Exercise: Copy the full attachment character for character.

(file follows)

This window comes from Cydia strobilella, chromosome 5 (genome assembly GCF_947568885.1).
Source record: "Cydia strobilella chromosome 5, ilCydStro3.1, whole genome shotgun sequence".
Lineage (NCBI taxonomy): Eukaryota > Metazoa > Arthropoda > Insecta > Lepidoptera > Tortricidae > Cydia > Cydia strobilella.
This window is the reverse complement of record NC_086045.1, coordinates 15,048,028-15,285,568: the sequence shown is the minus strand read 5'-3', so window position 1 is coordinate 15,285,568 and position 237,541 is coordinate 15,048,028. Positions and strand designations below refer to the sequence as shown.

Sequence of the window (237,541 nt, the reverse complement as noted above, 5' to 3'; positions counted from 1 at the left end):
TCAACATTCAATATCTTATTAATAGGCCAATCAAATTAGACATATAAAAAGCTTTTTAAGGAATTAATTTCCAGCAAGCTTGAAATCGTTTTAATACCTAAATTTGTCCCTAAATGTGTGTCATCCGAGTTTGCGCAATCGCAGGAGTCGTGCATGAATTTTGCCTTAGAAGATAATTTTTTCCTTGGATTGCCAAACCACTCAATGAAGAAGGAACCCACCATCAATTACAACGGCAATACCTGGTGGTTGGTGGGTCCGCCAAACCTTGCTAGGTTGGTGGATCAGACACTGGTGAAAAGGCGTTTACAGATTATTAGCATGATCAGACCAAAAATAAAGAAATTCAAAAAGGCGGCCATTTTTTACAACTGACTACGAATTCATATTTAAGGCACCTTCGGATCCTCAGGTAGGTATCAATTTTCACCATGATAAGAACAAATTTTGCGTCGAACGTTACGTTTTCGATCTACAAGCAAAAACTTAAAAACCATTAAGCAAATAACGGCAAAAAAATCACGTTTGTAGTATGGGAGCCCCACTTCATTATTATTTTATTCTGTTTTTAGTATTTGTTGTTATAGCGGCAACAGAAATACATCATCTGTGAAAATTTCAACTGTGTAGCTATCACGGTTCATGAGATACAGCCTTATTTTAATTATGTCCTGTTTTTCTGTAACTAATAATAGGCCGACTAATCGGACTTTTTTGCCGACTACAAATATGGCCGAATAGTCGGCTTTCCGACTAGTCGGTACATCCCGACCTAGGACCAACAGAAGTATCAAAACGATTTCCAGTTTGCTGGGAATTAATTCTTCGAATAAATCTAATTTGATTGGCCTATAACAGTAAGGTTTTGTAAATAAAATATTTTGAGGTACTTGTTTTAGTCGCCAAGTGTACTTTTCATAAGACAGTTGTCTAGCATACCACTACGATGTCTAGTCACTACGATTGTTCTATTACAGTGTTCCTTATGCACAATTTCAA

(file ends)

This window comes from Cydia strobilella, chromosome 5 (genome assembly GCF_947568885.1).
Source record: "Cydia strobilella chromosome 5, ilCydStro3.1, whole genome shotgun sequence".
Lineage (NCBI taxonomy): Eukaryota > Metazoa > Arthropoda > Insecta > Lepidoptera > Tortricidae > Cydia > Cydia strobilella.
This window is the reverse complement of record NC_086045.1, coordinates 15,048,028-15,285,568: the sequence shown is the minus strand read 5'-3', so window position 1 is coordinate 15,285,568 and position 237,541 is coordinate 15,048,028. Positions and strand designations below refer to the sequence as shown.

Sequence of the window (237,541 nt, the reverse complement as noted above, 5' to 3'; positions counted from 1 at the left end):
TCAACATTCAATATCTTATTAATAGGCCAATCAAATTAGACATATAAAAAGCTTTTTAAGGAATTAATTTCCAGCAAGCTTGAAATCGTTTTAATACCTAAATTTGTCCCTAAATGTGTGTCATCCGAGTTTGCGCAATCGCAGGAGTCGTGCATGAATTTTGCCTTAGAAGATAATTTTTTCCTTGGATTGCCAAACCACTCAATGAAGAAGGAACCCACCATCAATTACAACGGCAATACCTGGTGGTTGGTGGGTCCGCCAAACCTTGCTAGGTTGGTGGATCAGACACTGGTGAAAAGGCGTTTACAGATTATTAGCATGATCAGACCAAAAATAAAGAAATTCAAAAAGGCGGCCATTTTTTACAACTGACTACGAATTCATATTTAAGGCACCTTCGGATCCTCAGGTAGGTATCAATTTTCACCATGATAAGAACAAATTTTGCGTCGAACGTTACGTTTTCGATCTACAAGCAAAAACTTAAAAACCATTAAGCAAATAACGGCAAAAAAATCACGTTTGTAGTATGGGAGCCCCACTTCATTATTATTTTATTCTGTTTTTAGTATTTGTTGTTATAGCGGCAACAGAAATACATCATCTGTGAAAATTTCAACTGTGTAGCTATCACGGTTCATGAGATACAGCCTTATTTTAATTATGTCCTGTTTTTCTGTAACTAATAATAGGCCGACTAATCGGACTTTTTTGCCGACTACAAATATGGCCGAATAGTCGGCTTTCCGACTAGTCGGTACATCCCGACCTAGGACCAACAGAAGTATCAAAACGATTTCCAGTTTGCTGGGAATTAATTCTTCGAATAAATCTAATTTGATTGGCCTATAACAGTAAGGTTTTGTAAATAAAATATTTTGAGGTACTTGTTTTAGTCGCCAAGTGTACTTTTCATAAGACAGTTGTCTAGCATACCACTACGATGTCTAGTCACTACGATTGTTCTATTACAGTGTTCCTTATGCACAATTTCAA